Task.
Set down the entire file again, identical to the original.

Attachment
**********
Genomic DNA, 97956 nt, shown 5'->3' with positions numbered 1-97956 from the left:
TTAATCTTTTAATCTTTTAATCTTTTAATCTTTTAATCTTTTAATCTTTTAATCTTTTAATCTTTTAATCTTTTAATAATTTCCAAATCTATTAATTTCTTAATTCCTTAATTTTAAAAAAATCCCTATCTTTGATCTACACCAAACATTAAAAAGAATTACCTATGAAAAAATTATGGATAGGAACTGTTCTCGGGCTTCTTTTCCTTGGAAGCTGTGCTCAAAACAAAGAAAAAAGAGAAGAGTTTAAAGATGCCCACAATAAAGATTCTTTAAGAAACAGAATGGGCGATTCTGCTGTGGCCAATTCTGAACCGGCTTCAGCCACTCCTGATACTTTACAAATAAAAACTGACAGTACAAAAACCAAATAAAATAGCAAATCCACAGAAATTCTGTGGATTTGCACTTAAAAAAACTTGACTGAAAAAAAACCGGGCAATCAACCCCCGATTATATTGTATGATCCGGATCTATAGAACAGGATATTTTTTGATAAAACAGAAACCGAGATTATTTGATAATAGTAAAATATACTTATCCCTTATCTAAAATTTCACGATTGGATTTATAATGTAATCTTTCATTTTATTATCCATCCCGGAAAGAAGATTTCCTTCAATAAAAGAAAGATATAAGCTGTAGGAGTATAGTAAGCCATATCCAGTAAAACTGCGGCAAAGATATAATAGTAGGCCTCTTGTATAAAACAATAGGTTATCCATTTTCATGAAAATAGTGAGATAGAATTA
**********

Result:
Genomic DNA, 97956 nt, shown 5'->3' with positions numbered 1-97956 from the left:
TTAATCTTTTAATCTTTTAATCTTTTAATCTTTTAATCTTTTAATCTTTTAATCTTTTAATCTTTTAATCTTTTAATAATTTCCAAATCTATTAATTTCTTAATTCCTTAATTTTAAAAAAATCCCTATCTTTGATCTACACCAAACATTAAAAAGAATTACCTATGAAAAAATTATGGATAGGAACTGTTCTCGGGCTTCTTTTCCTTGGAAGCTGTGCTCAAAACAAAGAAAAAAGAGAAGAGTTTAAAGATGCCCACAATAAAGATTCTTTAAGAAACAGAATGGGCGATTCTGCTGTGGCCAATTCTGAACCGGCTTCAGCCACTCCTGATACTTTACAAATAAAAACTGACAGTACAAAAACCAAATAAAATAGCAAATCCACAGAAATTCTGTGGATTTGCACTTAAAAAAACTTGACTGAAAAAAAACCGGGCAATCAACCCCCGATTATATTGTATGATCCGGATCTATAGAACAGGATATTTTTTGATAAAACAGAAACCGAGATTATTTGATAATAGTAAAATATACTTATCCCTTATCTAAAATTTCACGATTGGATTTATAATGTAATCTTTCATTTTATTATCCATCCCGGAAAGAAGATTTCCTTCAATAAAAGAAAGATATAAGCTGTAGGAGTATAGTAAGCCATATCCAGTAAAACTGCGGCAAAGATATAATAGTAGGCCTCTTGTATAAAACAATAGGTTATCCATTTTCATGAAAATAGTGAGATAGAATTA